FIG. 10 is as left hand side, or left end, view of the desk of FIG. 8a;

FIG. 11 is a right hand side, or right end, view of the desk of FIG. 8a;

DETAILED DESCRIPTION

The description that follows, and the embodiments described therein, are provided by way of illustration of an example, or examples, of particular embodiments incorporating one or more of the principles, aspects and features of the present invention. These examples are provided for the purposes of explanation, and not of limitation, of those principles, aspects and features of the invention. In the description, like parts are marked throughout the specification and the drawings with the same respective reference numerals. The drawings may be taken as being to scale, or generally proportionate, unless indicated otherwise.

The scope of the invention heroin is defined by the claims. Though the claims are supported by the description, they are not limited to any particular example or embodiment, and any claim may encompass processes or apparatus other than the specific examples described below. Other than as indicated in the claims themselves, the claims are not limited to apparatus or processes having all of the features of any one apparatus or process described below, or to features common to multiple or all of the apparatus described below. It is possible that an apparatus, feature, or process described below is not an embodiment of any claimed invention.

The terminology used in this specification is thought to be consistent with the customary and ordinary meanings of those terms as they would be understood h a person of ordinary skill in the art in North America. The Applicants expressly exclude all interpretations that are inconsistent with this specification, and, in particular, expressly exclude any interpretation of the claims or the language used in this specification such as may be made in the USPTO, or in any other Patent Office, other than those interpretations for which express support can be demonstrated in this specification or in objective evidence of record, demonstrating how the terms are used and understood by persons of ordinary skill in the art, or by way of expert evidence of a person or persons of experience in the art.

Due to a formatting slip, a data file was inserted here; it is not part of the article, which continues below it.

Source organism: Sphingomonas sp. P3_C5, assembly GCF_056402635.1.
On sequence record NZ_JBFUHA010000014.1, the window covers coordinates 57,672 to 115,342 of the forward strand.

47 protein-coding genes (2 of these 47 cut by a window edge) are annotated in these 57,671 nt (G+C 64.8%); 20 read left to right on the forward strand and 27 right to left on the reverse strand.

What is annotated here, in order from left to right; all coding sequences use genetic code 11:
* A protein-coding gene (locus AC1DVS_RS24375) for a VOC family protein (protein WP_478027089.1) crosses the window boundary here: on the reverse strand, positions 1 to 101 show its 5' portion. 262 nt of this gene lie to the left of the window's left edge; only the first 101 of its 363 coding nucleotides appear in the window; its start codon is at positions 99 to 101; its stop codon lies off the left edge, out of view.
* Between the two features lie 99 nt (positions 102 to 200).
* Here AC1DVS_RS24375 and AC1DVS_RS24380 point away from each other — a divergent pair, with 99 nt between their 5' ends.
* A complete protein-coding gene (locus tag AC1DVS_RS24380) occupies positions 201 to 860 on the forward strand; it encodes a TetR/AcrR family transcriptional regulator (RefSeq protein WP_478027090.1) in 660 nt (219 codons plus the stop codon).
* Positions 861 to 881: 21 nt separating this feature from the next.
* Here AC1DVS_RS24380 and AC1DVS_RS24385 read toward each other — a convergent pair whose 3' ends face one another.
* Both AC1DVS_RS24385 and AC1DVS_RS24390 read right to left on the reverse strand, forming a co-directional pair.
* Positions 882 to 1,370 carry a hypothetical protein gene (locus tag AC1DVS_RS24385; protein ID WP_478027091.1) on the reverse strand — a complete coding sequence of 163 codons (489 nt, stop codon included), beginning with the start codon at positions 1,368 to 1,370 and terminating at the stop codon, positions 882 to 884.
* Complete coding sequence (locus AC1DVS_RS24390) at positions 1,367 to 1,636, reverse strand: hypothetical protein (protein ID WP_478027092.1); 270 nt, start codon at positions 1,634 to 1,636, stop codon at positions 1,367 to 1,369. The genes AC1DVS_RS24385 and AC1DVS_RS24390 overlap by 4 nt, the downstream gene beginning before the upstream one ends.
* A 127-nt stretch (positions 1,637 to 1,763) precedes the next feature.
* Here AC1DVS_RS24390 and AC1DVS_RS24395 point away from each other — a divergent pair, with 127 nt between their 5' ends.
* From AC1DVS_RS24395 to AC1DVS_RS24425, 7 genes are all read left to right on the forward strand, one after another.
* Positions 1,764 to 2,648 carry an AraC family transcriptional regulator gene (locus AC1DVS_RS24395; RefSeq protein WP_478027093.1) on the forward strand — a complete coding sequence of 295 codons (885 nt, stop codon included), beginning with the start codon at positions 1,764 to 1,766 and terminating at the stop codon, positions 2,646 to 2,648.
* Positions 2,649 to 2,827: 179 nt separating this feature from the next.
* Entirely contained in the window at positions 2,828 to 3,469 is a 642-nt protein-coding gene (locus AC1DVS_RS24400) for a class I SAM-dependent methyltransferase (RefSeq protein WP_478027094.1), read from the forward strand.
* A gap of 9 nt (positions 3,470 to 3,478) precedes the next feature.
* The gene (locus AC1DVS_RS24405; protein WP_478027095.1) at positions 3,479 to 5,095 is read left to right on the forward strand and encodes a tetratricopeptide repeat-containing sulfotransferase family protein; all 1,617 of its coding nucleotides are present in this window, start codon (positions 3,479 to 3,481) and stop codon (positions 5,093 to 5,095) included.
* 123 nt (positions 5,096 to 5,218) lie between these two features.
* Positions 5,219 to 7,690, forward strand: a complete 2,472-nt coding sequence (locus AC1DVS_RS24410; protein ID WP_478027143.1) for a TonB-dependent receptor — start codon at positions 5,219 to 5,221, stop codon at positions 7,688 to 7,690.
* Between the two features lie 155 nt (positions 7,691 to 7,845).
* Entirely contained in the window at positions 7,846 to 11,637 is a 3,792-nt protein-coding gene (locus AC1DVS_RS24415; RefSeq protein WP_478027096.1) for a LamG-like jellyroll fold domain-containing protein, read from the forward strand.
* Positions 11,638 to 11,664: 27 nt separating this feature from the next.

This description discusses desks, desk assemblies and elements of such assemblies. In this discussion it may be helpful to make reference to a Cartesian co-ordinate system. In the embodiments described, the x-axis or x-direction may be taken as being the width-wise, or cross-wise direction of the desk relative to a person sitting in a chair facing the desk. The y-direction may be taken as the horizontal direction running from the front of the desk to the back of the desk, and may also be referred to as the depth-wise direction. The z-direction may be taken as the vertical direction or height direction. The commonly used engineering terms “proud”, “flush” and “shy” may be used herein to denote items that, respectively, protrude beyond an adjacent element, are level with an adjacent element, or do not extend as far as an adjacent element, the terms corresponding conceptually to the conditions of “greater than”, “equal to” and “less than”.

The illustrative Figures show a desk, indicated generally as 20. In this description, the use of desk 20 assumes the existence and adjacent positioning of a chair, whose position is notionally identified at 18. In the combinations of desk and chair, the chair 18 may be as non-rolling chair. That is, the chair has feet that are intended not to roll Or shift when a person is sitting in the chair, or, if having rollers or wheels, it is assumed that the rollers or wheels have been locked in position such as to impede unintended rolling motion or shilling of the chair while desk 20 is being used. Although the chair may be placed in position adjacent to the desk, and may be removable, it is intended that the chair not move relative to the desk, or, more precisely, relative to the fixed position supports, or feet of the desk while someone is sitting in the chair 18

The front of desk 20 is the side of the desk facing, the chair. In the illustrations, the front is designated as 22, the rear is designated as 24. The left side is designated as 26, and the right side is designated as 28.